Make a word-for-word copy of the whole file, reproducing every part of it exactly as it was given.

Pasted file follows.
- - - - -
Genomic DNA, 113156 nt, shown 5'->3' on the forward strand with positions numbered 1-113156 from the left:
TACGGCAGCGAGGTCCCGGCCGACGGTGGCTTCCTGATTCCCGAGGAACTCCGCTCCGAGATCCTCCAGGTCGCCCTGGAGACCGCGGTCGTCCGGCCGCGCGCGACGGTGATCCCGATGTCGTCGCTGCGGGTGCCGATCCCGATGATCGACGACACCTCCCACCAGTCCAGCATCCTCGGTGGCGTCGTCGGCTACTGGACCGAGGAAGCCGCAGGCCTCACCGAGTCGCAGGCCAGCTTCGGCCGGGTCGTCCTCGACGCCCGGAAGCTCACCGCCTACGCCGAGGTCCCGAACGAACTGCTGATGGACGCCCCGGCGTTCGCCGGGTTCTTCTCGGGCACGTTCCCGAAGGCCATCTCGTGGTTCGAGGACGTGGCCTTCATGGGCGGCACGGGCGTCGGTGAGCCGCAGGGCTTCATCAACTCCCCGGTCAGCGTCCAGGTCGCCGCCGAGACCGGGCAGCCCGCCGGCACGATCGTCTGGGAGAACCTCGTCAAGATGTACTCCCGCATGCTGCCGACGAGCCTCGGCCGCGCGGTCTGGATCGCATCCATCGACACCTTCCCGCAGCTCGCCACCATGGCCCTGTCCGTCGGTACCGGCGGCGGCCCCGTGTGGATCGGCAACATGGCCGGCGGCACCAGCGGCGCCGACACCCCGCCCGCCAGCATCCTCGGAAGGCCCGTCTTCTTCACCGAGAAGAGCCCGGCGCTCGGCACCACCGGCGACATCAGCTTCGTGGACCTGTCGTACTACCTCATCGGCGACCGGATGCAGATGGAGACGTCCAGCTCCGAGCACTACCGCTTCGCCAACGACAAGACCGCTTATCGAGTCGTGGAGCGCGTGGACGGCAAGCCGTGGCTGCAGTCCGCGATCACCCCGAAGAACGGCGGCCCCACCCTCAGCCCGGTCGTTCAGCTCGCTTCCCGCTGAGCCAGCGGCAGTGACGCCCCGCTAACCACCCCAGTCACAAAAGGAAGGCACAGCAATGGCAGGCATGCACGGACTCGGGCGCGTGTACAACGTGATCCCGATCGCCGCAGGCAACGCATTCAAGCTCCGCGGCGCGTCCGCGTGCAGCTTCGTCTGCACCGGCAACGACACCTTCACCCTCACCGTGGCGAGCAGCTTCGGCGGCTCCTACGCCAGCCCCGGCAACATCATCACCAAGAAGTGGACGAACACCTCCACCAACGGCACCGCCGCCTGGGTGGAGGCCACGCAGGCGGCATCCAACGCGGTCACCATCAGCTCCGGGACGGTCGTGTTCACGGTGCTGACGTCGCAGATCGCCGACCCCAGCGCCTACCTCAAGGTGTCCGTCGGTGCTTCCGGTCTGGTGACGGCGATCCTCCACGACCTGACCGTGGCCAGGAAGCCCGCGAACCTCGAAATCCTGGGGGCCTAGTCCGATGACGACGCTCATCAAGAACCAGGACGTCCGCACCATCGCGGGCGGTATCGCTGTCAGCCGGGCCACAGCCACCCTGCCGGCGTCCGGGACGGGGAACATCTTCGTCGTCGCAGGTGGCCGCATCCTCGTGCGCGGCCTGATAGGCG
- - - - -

Genomic DNA, 113156 nt, shown 5'->3' on the forward strand with positions numbered 1-113156 from the left:
TACGGCAGCGAGGTCCCGGCCGACGGTGGCTTCCTGATTCCCGAGGAACTCCGCTCCGAGATCCTCCAGGTCGCCCTGGAGACCGCGGTCGTCCGGCCGCGCGCGACGGTGATCCCGATGTCGTCGCTGCGGGTGCCGATCCCGATGATCGACGACACCTCCCACCAGTCCAGCATCCTCGGTGGCGTCGTCGGCTACTGGACCGAGGAAGCCGCAGGCCTCACCGAGTCGCAGGCCAGCTTCGGCCGGGTCGTCCTCGACGCCCGGAAGCTCACCGCCTACGCCGAGGTCCCGAACGAACTGCTGATGGACGCCCCGGCGTTCGCCGGGTTCTTCTCGGGCACGTTCCCGAAGGCCATCTCGTGGTTCGAGGACGTGGCCTTCATGGGCGGCACGGGCGTCGGTGAGCCGCAGGGCTTCATCAACTCCCCGGTCAGCGTCCAGGTCGCCGCCGAGACCGGGCAGCCCGCCGGCACGATCGTCTGGGAGAACCTCGTCAAGATGTACTCCCGCATGCTGCCGACGAGCCTCGGCCGCGCGGTCTGGATCGCATCCATCGACACCTTCCCGCAGCTCGCCACCATGGCCCTGTCCGTCGGTACCGGCGGCGGCCCCGTGTGGATCGGCAACATGGCCGGCGGCACCAGCGGCGCCGACACCCCGCCCGCCAGCATCCTCGGAAGGCCCGTCTTCTTCACCGAGAAGAGCCCGGCGCTCGGCACCACCGGCGACATCAGCTTCGTGGACCTGTCGTACTACCTCATCGGCGACCGGATGCAGATGGAGACGTCCAGCTCCGAGCACTACCGCTTCGCCAACGACAAGACCGCTTATCGAGTCGTGGAGCGCGTGGACGGCAAGCCGTGGCTGCAGTCCGCGATCACCCCGAAGAACGGCGGCCCCACCCTCAGCCCGGTCGTTCAGCTCGCTTCCCGCTGAGCCAGCGGCAGTGACGCCCCGCTAACCACCCCAGTCACAAAAGGAAGGCACAGCAATGGCAGGCATGCACGGACTCGGGCGCGTGTACAACGTGATCCCGATCGCCGCAGGCAACGCATTCAAGCTCCGCGGCGCGTCCGCGTGCAGCTTCGTCTGCACCGGCAACGACACCTTCACCCTCACCGTGGCGAGCAGCTTCGGCGGCTCCTACGCCAGCCCCGGCAACATCATCACCAAGAAGTGGACGAACACCTCCACCAACGGCACCGCCGCCTGGGTGGAGGCCACGCAGGCGGCATCCAACGCGGTCACCATCAGCTCCGGGACGGTCGTGTTCACGGTGCTGACGTCGCAGATCGCCGACCCCAGCGCCTACCTCAAGGTGTCCGTCGGTGCTTCCGGTCTGGTGACGGCGATCCTCCACGACCTGACCGTGGCCAGGAAGCCCGCGAACCTCGAAATCCTGGGGGCCTAGTCCGATGACGACGCTCATCAAGAACCAGGACGTCCGCACCATCGCGGGCGGTATCGCTGTCAGCCGGGCCACAGCCACCCTGCCGGCGTCCGGGACGGGGAACATCTTCGTCGTCGCAGGTGGCCGCATCCTCGTGCGCGGCCTGATAGGCG